American Psychoanalytic Association

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American Psychoanalytic Association
Formation1911; 111 years ago (1911)
Founders
Founded atBaltimore, Maryland, US[1]
HeadquartersNew York City, New York, US
Membership
3,000
President
William Glover
President-elect
Kerry Sulkowicz
Websitewww.apsa.org Edit this at Wikidata

The American Psychoanalytic Association (APsaA) is an association of psychoanalysts in the United States. APsaA serves as a scientific and professional organization with a focus on education, research, and membership development.[2]

APsaA comprises 34 training institutes[3] and 38 affiliate societies. Individual mental health practitioners, academics, and researchers who are not affiliated with a psychoanalytic institute or society may belong as associate members.[4] At the association's biannual meetings held in February and June, members convene to exchange ideas, present research, and discuss training and membership issues. APsaA has over 3,000 members, including psychiatrists, clinical psychologists and experimental psychologists, and social workers.[5]

History[edit]

APsaA was founded in 1911[2] by Welsh neurologist and psychoanalyst Ernest Jones, with the support of Sigmund Freud. Other founders of the organization include Adolf Meyer, James Jackson Putnam, G. Lane Taneyhill, John T. MacCurdy, Trigant Burrow, and G. Alexander Young.

APsaA is the second oldest American psychoanalytic organization, after the New York Psychoanalytic Society which was founded a few months before by Abraham Arden Brill.

Membership[edit]

Membership in APsaA, from its founding in 1911 until 1989, was limited to physicians. A. A. Brill suggested this limitation according to his belief that psychoanalysis could gain acceptance in America only if it were presented as a treatment for a medical disorder. APsaA held to this position even after clinical psychology became a recognized health care profession. In consequence, many members of recognized health care professions, particularly clinical psychologists, were excluded not only from membership in the American Psychoanalytic Association but also from training in its approved institutes. During and following World War II, psychoanalytic education and training were available outside the institutes of APsaA. All who trained in those programs — even physicians — were excluded from APsaA membership.[6]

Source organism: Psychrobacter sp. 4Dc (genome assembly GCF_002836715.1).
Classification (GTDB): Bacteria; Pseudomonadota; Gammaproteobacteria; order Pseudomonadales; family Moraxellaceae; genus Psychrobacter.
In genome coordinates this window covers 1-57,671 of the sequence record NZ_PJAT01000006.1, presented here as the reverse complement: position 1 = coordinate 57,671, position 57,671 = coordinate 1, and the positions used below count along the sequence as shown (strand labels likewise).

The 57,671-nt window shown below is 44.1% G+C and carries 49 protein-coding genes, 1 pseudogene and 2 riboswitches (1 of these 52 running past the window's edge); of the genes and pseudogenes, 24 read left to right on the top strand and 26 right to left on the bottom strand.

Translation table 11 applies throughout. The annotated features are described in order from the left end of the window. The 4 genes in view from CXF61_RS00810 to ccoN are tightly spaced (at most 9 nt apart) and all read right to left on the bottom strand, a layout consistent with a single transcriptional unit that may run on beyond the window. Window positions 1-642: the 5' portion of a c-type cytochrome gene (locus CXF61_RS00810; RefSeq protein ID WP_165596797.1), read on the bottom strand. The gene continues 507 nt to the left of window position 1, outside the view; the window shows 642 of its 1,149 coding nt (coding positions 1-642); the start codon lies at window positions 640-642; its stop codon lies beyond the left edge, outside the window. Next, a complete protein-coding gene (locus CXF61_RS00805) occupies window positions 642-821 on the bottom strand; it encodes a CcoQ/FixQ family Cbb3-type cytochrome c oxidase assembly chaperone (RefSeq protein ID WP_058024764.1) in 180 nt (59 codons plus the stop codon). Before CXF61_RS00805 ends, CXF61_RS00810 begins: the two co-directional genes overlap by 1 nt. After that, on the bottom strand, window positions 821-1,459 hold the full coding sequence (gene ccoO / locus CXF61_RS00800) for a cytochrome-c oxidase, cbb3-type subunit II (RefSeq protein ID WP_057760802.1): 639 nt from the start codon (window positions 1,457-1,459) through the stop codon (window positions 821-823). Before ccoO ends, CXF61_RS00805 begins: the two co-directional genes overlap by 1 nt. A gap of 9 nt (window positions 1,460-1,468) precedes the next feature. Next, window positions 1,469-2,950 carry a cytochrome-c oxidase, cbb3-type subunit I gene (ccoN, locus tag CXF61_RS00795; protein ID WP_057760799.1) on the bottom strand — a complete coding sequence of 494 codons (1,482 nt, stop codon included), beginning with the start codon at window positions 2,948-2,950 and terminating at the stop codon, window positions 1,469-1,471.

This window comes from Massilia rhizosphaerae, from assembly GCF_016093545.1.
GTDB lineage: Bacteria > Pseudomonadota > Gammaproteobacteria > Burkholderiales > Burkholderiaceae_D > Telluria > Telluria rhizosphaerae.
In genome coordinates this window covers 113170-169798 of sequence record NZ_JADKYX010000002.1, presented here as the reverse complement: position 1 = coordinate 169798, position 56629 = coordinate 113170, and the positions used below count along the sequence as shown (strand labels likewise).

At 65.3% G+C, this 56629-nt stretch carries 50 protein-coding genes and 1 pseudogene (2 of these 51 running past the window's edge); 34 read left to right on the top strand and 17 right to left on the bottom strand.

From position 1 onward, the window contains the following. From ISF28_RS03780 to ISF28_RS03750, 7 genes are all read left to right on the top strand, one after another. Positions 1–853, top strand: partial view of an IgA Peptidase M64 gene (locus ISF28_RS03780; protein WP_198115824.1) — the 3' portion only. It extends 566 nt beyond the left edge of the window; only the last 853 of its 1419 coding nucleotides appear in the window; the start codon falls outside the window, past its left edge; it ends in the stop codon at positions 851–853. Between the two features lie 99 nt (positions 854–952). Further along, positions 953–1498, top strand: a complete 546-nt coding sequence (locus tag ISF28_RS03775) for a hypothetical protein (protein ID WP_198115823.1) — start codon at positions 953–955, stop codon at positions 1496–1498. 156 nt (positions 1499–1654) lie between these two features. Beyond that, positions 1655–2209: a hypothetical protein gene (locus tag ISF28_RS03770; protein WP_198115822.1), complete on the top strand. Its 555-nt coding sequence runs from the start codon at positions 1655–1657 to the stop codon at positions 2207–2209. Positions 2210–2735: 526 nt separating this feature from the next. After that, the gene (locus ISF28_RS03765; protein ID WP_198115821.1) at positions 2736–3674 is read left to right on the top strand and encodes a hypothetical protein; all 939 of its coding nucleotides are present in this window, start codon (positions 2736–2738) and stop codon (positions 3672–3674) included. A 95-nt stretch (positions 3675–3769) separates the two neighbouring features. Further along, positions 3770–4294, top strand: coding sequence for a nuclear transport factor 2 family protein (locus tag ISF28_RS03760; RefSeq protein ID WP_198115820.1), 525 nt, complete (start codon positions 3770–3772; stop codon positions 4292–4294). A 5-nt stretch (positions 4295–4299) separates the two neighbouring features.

In the 1980s, members of the American Psychological Association joined in a successful lawsuit against APsaA, challenging these policies. In 1989, APsaA, along with the International Psychoanalytical Association and the New York Psychoanalytic Society and Institute, agreed to admit non-physicians for training on the same basis as physicians.[7]

Relationship with LGBTQ community[edit]

In 1991 APsaA issued a statement allowing training of gay psychoanalysts. In 1992 APsaA prohibited discrimination against gay people when selecting teaching faculty.[8] In 2019 APsaA apologized for having treated homosexuality as a mental illness.[9]

See also[edit]

References[edit]

  1. ^ a b "Chronological Table of Officers and Meetings" (PDF). New York: American Psychoanalytic Association. Archived from the original (PDF) on 7 July 2017. Retrieved 26 October 2017.
  2. ^ a b "APsaA Mission & Vision | APsaA". www.apsa.org. Retrieved 2018-10-01.
  3. ^ "Approved Training Institutes". Retrieved 23 September 2021.
  4. ^ "Associate Programs". Retrieved 23 September 2021.
  5. ^ "APsaA Community Vision" (PDF). Retrieved 23 September 2021.
  6. ^ Richards, A. (2020). "The Organizational Structure of the American Psychoanalytic Association: The Politics of Exclusion". Psychoanalytic Review. 107 (3): 211–227. doi:10.1521/prev.2020.107.3.211. PMID 32716719. S2CID 220840824.
  7. ^ Goleman, Daniel (October 20, 1988). "Institutes to Admit Psychologists". The New York Times. p. 43. Retrieved 22 September 2021.
  8. ^ "Stonewall's 50th Anniversary and an Overdue Apology". Psychology Today. 2019-06-21. Retrieved 2019-06-26.
  9. ^ "American Psychoanalytic Association Apologizes for Classifying Homosexuality as Mental Illness". Thegavoice.com. 2019-06-21. Retrieved 2019-06-26.

External links[edit]